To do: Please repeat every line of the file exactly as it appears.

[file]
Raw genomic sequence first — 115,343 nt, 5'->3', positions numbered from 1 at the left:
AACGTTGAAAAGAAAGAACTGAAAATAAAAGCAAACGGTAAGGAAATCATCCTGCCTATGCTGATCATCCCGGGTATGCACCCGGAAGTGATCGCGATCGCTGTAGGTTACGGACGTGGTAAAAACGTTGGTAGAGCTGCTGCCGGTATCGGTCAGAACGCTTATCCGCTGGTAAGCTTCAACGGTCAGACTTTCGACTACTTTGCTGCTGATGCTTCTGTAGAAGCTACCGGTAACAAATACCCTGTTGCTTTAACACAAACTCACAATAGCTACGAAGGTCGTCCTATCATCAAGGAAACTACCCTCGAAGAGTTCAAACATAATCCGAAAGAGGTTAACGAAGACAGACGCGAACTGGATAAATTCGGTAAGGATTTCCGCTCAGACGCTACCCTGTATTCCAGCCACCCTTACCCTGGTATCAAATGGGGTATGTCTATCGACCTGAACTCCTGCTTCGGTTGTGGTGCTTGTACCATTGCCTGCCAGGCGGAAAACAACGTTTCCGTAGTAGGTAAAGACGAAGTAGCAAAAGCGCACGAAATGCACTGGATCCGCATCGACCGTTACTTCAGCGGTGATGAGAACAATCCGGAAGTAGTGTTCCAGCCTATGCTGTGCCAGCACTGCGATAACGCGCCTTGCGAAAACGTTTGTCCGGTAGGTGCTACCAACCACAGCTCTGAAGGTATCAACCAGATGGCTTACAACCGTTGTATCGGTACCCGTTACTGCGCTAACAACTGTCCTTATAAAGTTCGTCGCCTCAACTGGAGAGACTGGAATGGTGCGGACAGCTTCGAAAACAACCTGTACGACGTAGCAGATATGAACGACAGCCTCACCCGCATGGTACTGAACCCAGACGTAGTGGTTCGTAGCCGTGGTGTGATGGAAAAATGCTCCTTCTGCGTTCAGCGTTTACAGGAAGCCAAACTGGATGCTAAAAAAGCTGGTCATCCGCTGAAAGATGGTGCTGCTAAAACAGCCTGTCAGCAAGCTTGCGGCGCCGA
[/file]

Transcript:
Raw genomic sequence first — 115,343 nt, 5'->3', positions numbered from 1 at the left:
AACGTTGAAAAGAAAGAACTGAAAATAAAAGCAAACGGTAAGGAAATCATCCTGCCTATGCTGATCATCCCGGGTATGCACCCGGAAGTGATCGCGATCGCTGTAGGTTACGGACGTGGTAAAAACGTTGGTAGAGCTGCTGCCGGTATCGGTCAGAACGCTTATCCGCTGGTAAGCTTCAACGGTCAGACTTTCGACTACTTTGCTGCTGATGCTTCTGTAGAAGCTACCGGTAACAAATACCCTGTTGCTTTAACACAAACTCACAATAGCTACGAAGGTCGTCCTATCATCAAGGAAACTACCCTCGAAGAGTTCAAACATAATCCGAAAGAGGTTAACGAAGACAGACGCGAACTGGATAAATTCGGTAAGGATTTCCGCTCAGACGCTACCCTGTATTCCAGCCACCCTTACCCTGGTATCAAATGGGGTATGTCTATCGACCTGAACTCCTGCTTCGGTTGTGGTGCTTGTACCATTGCCTGCCAGGCGGAAAACAACGTTTCCGTAGTAGGTAAAGACGAAGTAGCAAAAGCGCACGAAATGCACTGGATCCGCATCGACCGTTACTTCAGCGGTGATGAGAACAATCCGGAAGTAGTGTTCCAGCCTATGCTGTGCCAGCACTGCGATAACGCGCCTTGCGAAAACGTTTGTCCGGTAGGTGCTACCAACCACAGCTCTGAAGGTATCAACCAGATGGCTTACAACCGTTGTATCGGTACCCGTTACTGCGCTAACAACTGTCCTTATAAAGTTCGTCGCCTCAACTGGAGAGACTGGAATGGTGCGGACAGCTTCGAAAACAACCTGTACGACGTAGCAGATATGAACGACAGCCTCACCCGCATGGTACTGAACCCAGACGTAGTGGTTCGTAGCCGTGGTGTGATGGAAAAATGCTCCTTCTGCGTTCAGCGTTTACAGGAAGCCAAACTGGATGCTAAAAAAGCTGGTCATCCGCTGAAAGATGGTGCTGCTAAAACAGCCTGTCAGCAAGCTTGCGGCGCCGA